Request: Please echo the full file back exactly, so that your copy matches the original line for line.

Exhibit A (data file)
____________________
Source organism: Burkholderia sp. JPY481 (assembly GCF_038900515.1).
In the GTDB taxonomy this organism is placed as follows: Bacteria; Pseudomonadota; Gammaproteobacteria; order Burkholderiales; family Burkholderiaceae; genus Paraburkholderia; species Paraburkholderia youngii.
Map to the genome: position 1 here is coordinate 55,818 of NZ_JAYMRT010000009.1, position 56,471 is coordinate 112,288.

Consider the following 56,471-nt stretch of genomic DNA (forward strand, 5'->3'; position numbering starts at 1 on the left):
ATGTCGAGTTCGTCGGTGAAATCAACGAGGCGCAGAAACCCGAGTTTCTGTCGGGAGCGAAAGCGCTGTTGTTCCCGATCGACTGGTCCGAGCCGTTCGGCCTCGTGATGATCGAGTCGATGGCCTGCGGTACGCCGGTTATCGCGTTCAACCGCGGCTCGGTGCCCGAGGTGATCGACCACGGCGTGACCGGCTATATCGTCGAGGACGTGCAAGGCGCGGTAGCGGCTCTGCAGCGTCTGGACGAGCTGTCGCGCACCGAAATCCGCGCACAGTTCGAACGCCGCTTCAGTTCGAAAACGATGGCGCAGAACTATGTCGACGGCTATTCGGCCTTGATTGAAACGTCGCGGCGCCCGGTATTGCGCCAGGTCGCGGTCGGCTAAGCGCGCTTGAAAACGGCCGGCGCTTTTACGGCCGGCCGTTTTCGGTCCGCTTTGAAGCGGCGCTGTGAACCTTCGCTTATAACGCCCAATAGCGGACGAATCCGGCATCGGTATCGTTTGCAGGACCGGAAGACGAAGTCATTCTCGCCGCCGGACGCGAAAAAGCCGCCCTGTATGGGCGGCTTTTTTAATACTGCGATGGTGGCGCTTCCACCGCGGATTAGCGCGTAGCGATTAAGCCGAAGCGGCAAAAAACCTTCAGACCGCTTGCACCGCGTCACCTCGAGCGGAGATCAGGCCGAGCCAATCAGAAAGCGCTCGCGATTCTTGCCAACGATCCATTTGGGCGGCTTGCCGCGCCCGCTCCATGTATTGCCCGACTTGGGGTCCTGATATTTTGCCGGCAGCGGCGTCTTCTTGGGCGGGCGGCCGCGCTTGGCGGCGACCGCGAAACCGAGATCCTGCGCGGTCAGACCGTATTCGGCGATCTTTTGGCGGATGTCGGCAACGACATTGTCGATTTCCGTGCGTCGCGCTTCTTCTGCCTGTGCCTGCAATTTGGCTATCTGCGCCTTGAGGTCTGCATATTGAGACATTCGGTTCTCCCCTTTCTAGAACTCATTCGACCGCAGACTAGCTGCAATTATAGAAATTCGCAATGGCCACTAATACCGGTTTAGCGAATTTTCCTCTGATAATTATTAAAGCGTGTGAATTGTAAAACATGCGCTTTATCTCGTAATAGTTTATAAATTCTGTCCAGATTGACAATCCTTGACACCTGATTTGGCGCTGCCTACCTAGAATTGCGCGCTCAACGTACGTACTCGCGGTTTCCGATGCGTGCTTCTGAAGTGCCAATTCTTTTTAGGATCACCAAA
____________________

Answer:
Source organism: Burkholderia sp. JPY481 (assembly GCF_038900515.1).
In the GTDB taxonomy this organism is placed as follows: Bacteria; Pseudomonadota; Gammaproteobacteria; order Burkholderiales; family Burkholderiaceae; genus Paraburkholderia; species Paraburkholderia youngii.
Map to the genome: position 1 here is coordinate 55,818 of NZ_JAYMRT010000009.1, position 56,471 is coordinate 112,288.

Consider the following 56,471-nt stretch of genomic DNA (forward strand, 5'->3'; position numbering starts at 1 on the left):
ATGTCGAGTTCGTCGGTGAAATCAACGAGGCGCAGAAACCCGAGTTTCTGTCGGGAGCGAAAGCGCTGTTGTTCCCGATCGACTGGTCCGAGCCGTTCGGCCTCGTGATGATCGAGTCGATGGCCTGCGGTACGCCGGTTATCGCGTTCAACCGCGGCTCGGTGCCCGAGGTGATCGACCACGGCGTGACCGGCTATATCGTCGAGGACGTGCAAGGCGCGGTAGCGGCTCTGCAGCGTCTGGACGAGCTGTCGCGCACCGAAATCCGCGCACAGTTCGAACGCCGCTTCAGTTCGAAAACGATGGCGCAGAACTATGTCGACGGCTATTCGGCCTTGATTGAAACGTCGCGGCGCCCGGTATTGCGCCAGGTCGCGGTCGGCTAAGCGCGCTTGAAAACGGCCGGCGCTTTTACGGCCGGCCGTTTTCGGTCCGCTTTGAAGCGGCGCTGTGAACCTTCGCTTATAACGCCCAATAGCGGACGAATCCGGCATCGGTATCGTTTGCAGGACCGGAAGACGAAGTCATTCTCGCCGCCGGACGCGAAAAAGCCGCCCTGTATGGGCGGCTTTTTTAATACTGCGATGGTGGCGCTTCCACCGCGGATTAGCGCGTAGCGATTAAGCCGAAGCGGCAAAAAACCTTCAGACCGCTTGCACCGCGTCACCTCGAGCGGAGATCAGGCCGAGCCAATCAGAAAGCGCTCGCGATTCTTGCCAACGATCCATTTGGGCGGCTTGCCGCGCCCGCTCCATGTATTGCCCGACTTGGGGTCCTGATATTTTGCCGGCAGCGGCGTCTTCTTGGGCGGGCGGCCGCGCTTGGCGGCGACCGCGAAACCGAGATCCTGCGCGGTCAGACCGTATTCGGCGATCTTTTGGCGGATGTCGGCAACGACATTGTCGATTTCCGTGCGTCGCGCTTCTTCTGCCTGTGCCTGCAATTTGGCTATCTGCGCCTTGAGGTCTGCATATTGAGACATTCGGTTCTCCCCTTTCTAGAACTCATTCGACCGCAGACTAGCTGCAATTATAGAAATTCGCAATGGCCACTAATACCGGTTTAGCGAATTTTCCTCTGATAATTATTAAAGCGTGTGAATTGTAAAACATGCGCTTTATCTCGTAATAGTTTATAAATTCTGTCCAGATTGACAATCCTTGACACCTGATTTGGCGCTGCCTACCTAGAATTGCGCGCTCAACGTACGTACTCGCGGTTTCCGATGCGTGCTTCTGAAGTGCCAATTCTTTTTAGGATCACCAAA